Now let’s consider a simple definition of “science”:
Science: Knowledge about the natural world and universe derived from experiments, observation, and reason.
Again, like the word “faith,” there are many other possible uses of the word “science” which this definition doesn’t address well. But, for the discussion in this book, that definition is what I mean when I use the word “science.”
By this definition, “science” deals with the “natural world and universe” not the spiritual realm. To the extent that something is part of the “spiritual realm,” to that extent it is beyond the realm of science, which deals only with the “natural world and universe.”
Note that “science” deals with knowledge derived from “experiments, observation, and reason.” One might clarify this by adding that science is based on experiments and observations that can be repeated with consistent results. If experimental results and observations can’t be repeated consistently, then the results are not normally accepted as legitimate science.
However, there seems to be a great deal of “knowledge” which many people accept as “scientific” knowledge, but which is not derived from repeatable observations or experiments. For example, some people claim that life on earth began with what is called “spontaneous generation.” That is the concept that the first living cell (or cells) just randomly happened through time and chance, with nothing supernatural involved. Is such a belief a matter of science or faith? Based on the definitions of faith and science we are working with in this book, such a belief seems to me to be more in the realm of faith than science. I have never heard of anyone observing such a thing to happen, not even indirectly. I am not aware of any experiment that has been able to repeat such an occurrence. So, believing in “spontaneous generation” seems to me to be a matter of faith, not science.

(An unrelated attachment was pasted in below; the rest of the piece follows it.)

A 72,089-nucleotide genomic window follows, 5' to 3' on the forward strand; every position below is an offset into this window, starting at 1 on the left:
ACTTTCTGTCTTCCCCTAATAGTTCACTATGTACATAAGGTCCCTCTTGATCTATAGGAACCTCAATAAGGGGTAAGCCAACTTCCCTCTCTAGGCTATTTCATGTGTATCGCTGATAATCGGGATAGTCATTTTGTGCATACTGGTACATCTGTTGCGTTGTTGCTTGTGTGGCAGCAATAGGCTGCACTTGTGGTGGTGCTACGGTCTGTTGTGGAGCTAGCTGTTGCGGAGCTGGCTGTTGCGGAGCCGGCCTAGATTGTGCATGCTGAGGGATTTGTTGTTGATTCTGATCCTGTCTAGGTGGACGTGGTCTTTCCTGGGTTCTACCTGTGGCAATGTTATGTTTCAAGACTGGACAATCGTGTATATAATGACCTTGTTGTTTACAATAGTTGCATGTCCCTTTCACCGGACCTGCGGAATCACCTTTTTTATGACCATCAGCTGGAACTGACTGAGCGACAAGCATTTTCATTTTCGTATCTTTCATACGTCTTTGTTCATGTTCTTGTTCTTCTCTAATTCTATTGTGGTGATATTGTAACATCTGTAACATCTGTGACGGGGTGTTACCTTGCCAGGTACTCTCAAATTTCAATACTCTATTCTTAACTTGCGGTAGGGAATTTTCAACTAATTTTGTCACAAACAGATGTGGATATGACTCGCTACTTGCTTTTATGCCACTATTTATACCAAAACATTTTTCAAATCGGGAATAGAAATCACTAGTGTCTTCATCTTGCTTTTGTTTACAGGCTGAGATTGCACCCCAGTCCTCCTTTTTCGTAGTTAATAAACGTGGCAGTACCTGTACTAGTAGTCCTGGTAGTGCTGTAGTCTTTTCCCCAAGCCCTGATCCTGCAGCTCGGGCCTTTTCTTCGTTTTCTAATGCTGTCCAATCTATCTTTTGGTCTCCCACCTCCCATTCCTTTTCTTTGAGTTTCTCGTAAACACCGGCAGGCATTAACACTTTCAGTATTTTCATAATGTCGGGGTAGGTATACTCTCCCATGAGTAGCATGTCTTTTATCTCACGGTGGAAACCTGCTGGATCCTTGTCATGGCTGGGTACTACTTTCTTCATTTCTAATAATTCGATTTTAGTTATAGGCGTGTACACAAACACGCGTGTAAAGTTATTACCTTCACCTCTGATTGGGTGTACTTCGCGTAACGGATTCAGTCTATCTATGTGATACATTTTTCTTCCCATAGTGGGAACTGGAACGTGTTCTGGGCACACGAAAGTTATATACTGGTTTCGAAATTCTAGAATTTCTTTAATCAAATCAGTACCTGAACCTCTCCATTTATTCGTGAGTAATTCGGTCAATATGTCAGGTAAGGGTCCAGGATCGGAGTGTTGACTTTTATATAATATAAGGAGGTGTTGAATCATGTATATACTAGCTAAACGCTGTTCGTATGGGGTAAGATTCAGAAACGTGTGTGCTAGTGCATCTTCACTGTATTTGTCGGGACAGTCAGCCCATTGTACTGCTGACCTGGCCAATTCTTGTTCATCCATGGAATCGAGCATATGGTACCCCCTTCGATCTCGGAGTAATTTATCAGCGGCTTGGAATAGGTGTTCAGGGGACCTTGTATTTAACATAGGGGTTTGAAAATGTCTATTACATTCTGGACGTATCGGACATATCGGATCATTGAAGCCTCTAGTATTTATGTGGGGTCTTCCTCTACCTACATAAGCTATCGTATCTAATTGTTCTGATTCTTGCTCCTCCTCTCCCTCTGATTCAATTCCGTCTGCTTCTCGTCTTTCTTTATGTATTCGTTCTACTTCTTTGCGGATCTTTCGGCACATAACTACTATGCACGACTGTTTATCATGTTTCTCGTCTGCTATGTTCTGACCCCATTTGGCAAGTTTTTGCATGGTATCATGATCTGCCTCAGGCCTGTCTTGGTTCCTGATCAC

For another example, consider the origin of the human race. Some people think that “science” shows we evolved from apes and lesser animals over millions of years. Has anyone ever directly observed anything like that happen? Not that I am aware of. Are there any repeatable experiments that support this belief? Again, I am not aware of any such experiments. Yes, I am aware that some scientists claim certain fossils support such theories. I myself have never seen any fossils or even any photos of fossils that clearly lead to such a conclusion. If I were to believe in this kind of macroevolution, it would be a matter of faith. It would be a “belief in something that has not been directly observed.”
Note that I am NOT claiming here that such beliefs are incorrect (though I indeed may lean toward that perspective); I am merely pointing out here that such beliefs are more matters of faith than science for most people. Some people may have direct knowledge about such things, and for them their own knowledge could be said to be based on science, not faith. For most people who believe such things, it seems to me that their beliefs are more matters of faith than science.
For Further Reflection:
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